Treaties, States Parties and Commentaries
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Commentary of 1952 


Under this clause, the Convention is to enter into force six months after two instruments of ratification have been deposited. (1)
The Convention will, of course, only enter into force, at this juncture, between the first two States which ratify the Convention, and then only after six months have elapsed from the date on which the second ratification was deposited.
[p.406] But that date marks an event of some importance; it is the date on which the Convention becomes an integral part of international law. Henceforward, the Convention exists as such, whereas without these two ratifications, it would never be more than a historical document. Now only does it become possible for a non-signatory State to become party to the Convention by acceding to it. (2)
When the Convention enters into force in a country, it does not follow that all its provisions must be applied immediately. The majority, as indicated in Articles 2 and 3 of the Convention, only require implementation in case of armed conflict. (3) Certain Articles must nevertheless be applied immediately, in peacetime; this is true, for example, of Articles 53 and 54 relating to the misuse of the red cross emblem.
The number of ratifications required before the Convention can enter into force has been reduced to a minimum, which is as it should be, since we are considering a humanitarian Convention of a universal character.
The six months which must elapse in the case of each State (4) before its ratification takes effect should give it time to take such preliminary measures, particularly in the legislative and administrative sphere, as are necessary in view of the new obligations it has assumed.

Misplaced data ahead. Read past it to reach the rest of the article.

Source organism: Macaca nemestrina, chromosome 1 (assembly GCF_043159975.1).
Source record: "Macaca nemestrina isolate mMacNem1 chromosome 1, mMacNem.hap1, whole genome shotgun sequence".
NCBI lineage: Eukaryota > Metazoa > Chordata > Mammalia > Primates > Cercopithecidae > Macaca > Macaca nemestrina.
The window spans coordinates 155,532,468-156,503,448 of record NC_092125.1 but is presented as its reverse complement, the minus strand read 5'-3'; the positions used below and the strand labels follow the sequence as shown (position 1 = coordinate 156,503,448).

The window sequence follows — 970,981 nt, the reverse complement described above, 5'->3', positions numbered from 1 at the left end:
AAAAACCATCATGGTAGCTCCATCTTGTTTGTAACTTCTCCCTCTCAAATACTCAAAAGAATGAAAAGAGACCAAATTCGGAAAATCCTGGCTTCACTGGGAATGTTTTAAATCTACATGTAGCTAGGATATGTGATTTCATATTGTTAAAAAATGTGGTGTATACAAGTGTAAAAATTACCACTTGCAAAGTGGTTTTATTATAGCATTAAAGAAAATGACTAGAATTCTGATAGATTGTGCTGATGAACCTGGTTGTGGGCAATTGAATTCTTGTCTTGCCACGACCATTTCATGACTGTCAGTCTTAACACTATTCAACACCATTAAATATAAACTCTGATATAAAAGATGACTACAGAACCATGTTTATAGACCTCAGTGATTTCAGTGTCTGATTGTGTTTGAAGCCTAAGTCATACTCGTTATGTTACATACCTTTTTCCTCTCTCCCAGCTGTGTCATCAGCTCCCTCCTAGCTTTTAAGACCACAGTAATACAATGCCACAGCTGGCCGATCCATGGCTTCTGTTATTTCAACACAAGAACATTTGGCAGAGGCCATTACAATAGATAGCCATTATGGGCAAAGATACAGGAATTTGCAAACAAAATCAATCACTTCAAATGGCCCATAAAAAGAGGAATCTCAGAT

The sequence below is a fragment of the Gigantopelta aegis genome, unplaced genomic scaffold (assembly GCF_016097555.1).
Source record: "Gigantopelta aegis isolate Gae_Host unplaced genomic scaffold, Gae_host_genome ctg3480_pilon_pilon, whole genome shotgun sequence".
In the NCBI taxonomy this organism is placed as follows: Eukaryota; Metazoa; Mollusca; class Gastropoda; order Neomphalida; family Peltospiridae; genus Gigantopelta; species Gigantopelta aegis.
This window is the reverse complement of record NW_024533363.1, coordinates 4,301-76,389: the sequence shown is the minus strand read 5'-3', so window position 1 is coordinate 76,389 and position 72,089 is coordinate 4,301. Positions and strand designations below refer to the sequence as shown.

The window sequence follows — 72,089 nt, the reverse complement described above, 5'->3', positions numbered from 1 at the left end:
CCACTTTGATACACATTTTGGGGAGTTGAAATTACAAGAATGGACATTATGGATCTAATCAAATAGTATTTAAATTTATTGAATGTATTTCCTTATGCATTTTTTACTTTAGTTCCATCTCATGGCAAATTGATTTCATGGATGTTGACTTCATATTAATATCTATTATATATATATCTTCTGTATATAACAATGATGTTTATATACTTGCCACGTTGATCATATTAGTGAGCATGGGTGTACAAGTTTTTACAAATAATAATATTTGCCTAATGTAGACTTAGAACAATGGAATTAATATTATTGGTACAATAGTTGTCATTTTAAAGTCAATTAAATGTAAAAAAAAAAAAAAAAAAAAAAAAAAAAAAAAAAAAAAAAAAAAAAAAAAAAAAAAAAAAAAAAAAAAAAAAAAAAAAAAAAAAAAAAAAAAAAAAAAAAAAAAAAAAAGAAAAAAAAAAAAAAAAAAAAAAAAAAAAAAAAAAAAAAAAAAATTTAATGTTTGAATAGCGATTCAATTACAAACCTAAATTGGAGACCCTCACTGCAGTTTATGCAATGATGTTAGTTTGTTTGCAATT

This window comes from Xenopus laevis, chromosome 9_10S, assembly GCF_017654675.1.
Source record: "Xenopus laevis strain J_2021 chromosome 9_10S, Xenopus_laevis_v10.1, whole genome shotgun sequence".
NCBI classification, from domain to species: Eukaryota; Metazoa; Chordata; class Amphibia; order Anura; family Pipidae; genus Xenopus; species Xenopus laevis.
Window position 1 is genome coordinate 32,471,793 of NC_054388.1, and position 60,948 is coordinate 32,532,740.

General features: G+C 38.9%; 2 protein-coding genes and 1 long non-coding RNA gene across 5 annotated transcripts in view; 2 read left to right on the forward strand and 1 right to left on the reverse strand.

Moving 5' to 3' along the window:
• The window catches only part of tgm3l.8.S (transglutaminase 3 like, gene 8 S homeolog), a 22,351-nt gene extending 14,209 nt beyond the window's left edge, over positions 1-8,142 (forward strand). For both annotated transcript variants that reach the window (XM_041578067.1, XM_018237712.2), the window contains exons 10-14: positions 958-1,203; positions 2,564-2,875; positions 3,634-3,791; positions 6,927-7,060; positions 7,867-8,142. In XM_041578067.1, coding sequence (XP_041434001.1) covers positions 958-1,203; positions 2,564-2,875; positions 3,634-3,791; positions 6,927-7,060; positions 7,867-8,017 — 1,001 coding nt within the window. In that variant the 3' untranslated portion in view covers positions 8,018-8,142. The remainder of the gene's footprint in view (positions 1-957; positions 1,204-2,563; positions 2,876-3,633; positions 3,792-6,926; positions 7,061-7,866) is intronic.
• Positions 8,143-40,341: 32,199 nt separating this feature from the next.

The Convention which we are studying entered into force on 21 October 1950, Switzerland having ratified it on 31 March 1950, and Yugoslavia on 21 April of the same year.


The Convention will enter into force, for each State which subsequently ratifies it, six months after the deposit of the instrument of ratification. From that date, the State in question will be bound by the Convention in its relations with all Powers which have ratified it not less than six months before. Thereafter, it will be bound in its relations with other Powers six months after each of them has ratified the Convention.
[p.407] Further reference should be made here to the comments on paragraph 1.

* (1) [(3) p.405] The text says "' not less than ' two
instruments of ratification" to meet the improbable case
or several States having ratified on the same day;

(2) [(1) p.406] See below, page 459;

(3) [(2) p.406] See above, page 32;

(4) [(3) p.406] In practice, the waiting period will be longer
in the case of the first State which ratifies the
Convention, but only in that one case; the waiting period
in this first case will be determined by the date of the
second ratification;